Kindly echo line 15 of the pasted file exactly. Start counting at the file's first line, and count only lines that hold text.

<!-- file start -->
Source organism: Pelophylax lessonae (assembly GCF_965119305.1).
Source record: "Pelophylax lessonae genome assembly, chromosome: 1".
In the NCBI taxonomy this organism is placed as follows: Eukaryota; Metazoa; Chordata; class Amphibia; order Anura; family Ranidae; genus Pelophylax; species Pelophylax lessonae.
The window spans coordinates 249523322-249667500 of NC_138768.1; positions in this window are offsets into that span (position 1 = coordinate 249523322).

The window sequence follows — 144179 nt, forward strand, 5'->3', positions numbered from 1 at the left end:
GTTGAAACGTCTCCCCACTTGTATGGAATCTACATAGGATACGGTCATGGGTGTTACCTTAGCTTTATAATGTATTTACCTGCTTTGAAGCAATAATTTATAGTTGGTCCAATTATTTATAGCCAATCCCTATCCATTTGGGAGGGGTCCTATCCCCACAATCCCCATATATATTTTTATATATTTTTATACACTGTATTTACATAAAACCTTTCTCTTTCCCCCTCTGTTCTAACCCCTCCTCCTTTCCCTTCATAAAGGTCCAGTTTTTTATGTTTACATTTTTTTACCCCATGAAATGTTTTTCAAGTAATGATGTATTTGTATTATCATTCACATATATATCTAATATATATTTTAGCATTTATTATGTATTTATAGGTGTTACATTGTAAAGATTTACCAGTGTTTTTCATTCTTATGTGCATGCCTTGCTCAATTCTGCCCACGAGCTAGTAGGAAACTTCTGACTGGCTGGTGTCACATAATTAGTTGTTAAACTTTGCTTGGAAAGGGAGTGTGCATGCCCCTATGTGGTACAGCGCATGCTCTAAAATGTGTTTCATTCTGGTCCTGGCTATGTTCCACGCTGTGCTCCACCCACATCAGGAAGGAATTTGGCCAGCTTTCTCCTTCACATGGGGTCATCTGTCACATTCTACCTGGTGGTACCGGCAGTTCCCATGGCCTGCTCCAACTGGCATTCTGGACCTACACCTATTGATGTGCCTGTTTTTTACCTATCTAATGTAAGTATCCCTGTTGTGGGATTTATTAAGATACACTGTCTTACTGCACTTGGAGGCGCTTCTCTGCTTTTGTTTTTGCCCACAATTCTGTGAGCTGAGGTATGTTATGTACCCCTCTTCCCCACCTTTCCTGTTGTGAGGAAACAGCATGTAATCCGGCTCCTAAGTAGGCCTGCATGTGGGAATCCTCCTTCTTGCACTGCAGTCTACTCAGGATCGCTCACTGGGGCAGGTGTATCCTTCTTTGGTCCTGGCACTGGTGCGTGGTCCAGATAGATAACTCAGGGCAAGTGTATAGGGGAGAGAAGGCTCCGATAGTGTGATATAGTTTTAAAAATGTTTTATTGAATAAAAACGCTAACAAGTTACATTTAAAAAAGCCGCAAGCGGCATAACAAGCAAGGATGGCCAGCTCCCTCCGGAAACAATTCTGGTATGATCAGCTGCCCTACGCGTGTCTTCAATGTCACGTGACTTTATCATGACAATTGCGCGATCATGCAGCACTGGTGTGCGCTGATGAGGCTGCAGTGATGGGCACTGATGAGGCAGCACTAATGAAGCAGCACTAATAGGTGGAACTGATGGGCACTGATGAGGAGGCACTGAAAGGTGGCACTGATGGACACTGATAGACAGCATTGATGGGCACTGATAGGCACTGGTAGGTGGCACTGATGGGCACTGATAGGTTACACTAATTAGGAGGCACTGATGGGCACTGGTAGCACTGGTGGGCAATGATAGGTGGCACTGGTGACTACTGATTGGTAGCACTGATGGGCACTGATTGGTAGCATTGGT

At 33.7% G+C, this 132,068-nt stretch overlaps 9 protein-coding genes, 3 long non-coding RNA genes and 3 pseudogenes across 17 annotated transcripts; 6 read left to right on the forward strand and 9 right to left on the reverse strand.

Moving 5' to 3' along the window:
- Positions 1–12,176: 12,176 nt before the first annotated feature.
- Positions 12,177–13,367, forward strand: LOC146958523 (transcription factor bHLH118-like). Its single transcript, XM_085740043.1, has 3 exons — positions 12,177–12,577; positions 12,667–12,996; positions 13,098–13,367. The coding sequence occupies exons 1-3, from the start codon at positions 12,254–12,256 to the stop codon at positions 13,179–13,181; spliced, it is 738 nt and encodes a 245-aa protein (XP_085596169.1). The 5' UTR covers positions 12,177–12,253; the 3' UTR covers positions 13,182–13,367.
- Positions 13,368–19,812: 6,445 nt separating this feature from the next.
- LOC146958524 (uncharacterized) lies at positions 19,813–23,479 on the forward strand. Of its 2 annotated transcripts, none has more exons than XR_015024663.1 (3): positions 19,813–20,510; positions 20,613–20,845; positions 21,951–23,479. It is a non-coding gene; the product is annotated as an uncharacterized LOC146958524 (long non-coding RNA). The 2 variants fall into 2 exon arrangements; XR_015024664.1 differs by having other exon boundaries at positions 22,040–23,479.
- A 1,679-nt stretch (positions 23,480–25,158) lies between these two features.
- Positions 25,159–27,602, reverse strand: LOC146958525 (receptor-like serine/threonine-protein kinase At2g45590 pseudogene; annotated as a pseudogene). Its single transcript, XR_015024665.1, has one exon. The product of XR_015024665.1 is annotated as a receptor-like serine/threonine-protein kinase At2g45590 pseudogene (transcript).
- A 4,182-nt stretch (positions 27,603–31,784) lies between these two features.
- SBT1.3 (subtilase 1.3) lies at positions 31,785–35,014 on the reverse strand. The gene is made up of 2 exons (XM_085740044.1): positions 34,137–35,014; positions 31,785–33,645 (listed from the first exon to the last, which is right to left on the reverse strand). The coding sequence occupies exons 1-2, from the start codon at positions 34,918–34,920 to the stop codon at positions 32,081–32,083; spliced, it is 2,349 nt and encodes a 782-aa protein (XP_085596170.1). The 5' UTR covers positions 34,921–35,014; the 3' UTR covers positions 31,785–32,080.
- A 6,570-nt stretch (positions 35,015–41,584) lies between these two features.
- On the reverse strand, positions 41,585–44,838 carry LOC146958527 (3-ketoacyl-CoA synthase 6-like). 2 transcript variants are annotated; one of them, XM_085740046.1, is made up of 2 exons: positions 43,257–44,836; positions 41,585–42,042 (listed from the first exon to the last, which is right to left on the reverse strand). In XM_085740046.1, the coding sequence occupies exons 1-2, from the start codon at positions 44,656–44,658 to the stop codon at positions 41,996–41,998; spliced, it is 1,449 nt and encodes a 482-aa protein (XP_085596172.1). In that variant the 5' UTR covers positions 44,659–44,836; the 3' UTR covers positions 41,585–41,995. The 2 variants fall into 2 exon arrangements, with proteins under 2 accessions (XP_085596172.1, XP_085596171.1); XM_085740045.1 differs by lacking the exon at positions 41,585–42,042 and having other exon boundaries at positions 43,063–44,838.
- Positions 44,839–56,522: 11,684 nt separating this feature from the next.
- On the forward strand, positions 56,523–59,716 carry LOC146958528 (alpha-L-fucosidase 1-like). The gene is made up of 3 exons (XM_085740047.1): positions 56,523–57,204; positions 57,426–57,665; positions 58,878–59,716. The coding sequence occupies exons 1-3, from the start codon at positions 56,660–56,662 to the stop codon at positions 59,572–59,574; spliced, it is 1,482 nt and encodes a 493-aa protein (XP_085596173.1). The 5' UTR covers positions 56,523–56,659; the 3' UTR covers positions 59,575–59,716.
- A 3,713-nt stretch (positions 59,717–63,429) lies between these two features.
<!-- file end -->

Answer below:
- A 4,182-nt stretch (positions 27,603–31,784) lies between these two features.